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Hong Kong Today
Hong Kong Today
RTHK's morning news programme. Weekdays 6:30 - 8:00
Mike Weeks and Ian Pooler



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Selected audio segments:
Umbrella: Evolution (part one)   Listenfacebook
Two years after the Umbrella Movement, one of the student activists who spearheaded the protests is returning to Admiralty. But instead of camping out and addressing crowds from an impromptu stage in the middle of Harcourt Road, Nathan Law will be speaking inside the Legislative Council as a representative of the people of Hong Kong Island. The movement failed to convince the government here or in Beijing to give in to protestors' demands, but it has convinced hundreds of thousands to seek change through the ballot box. Richard Pyne reports:
Protection ends for Causeway Bay bookseller   Listenfacebook
Causeway Bay bookseller Lam Wing-kee says he's asked the police to stop protecting him round-the-clock. He made the revelation in an interview with RTHK. Janice Wong reports:
Over 90% of the world breathing dirty air   Listenfacebook
The World Health Organization says nine out of ten people in the world are now breathing poor quality air. The shocking statistic was contained in a new report from the UN's global health body, which is calling for drastic action to tackle air pollution that's blamed for more than six million deaths a year. It looked at data collected from more than 3,000 sites across the globe, and concluded that 92 percent of the world's population lives in places where air pollution levels exceed WHO limits. Patrick Fung is Clean Air Network's Campaign Manager. Mike Weeks asked him if he was surprised by the findings of the report:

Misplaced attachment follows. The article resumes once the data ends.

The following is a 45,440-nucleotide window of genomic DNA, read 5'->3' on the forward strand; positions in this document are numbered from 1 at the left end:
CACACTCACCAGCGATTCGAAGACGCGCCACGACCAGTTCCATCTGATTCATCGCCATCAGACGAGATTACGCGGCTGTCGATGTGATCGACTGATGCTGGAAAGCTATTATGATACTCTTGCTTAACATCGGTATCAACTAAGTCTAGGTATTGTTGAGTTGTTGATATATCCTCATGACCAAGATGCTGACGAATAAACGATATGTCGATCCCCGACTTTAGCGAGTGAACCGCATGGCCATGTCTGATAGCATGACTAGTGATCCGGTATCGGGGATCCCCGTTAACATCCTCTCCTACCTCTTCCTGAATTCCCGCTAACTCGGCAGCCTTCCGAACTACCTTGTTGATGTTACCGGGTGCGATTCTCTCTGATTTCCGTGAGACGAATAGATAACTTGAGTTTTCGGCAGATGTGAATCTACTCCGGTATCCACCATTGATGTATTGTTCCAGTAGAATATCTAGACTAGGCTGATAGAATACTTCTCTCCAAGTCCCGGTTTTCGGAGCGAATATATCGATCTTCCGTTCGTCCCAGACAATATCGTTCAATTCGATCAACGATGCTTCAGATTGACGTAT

Call for school eye-screening programme   Listenfacebook
A study by Polytechnic University optometrists estimates that about 17,000 Hong Kong secondary school students may be suffering from a condition that can lead to permanent visual impairment. George Woo is an Emiritus Professor from the Poly-U's School of Optometry. Ian Pooler asked him what condition he’s talking about:
Clinton scores in first presidential debate   Listenfacebook
Opinion polls suggest Donald Trump lost the first debate in the US presidential race. But the Republican candidate has defended his performance amid criticism from within his own party that he failed to properly prepare for the debate and failed to attack the weaknesses of his opponent, Hillary Clinton. After the debate, Trump complained he was asked the wrong questions and that his microphone didn't work properly. Mike Weeks asked the Voice of America's National Correspondent Jim Malone if this just demonstrated how badly he performed: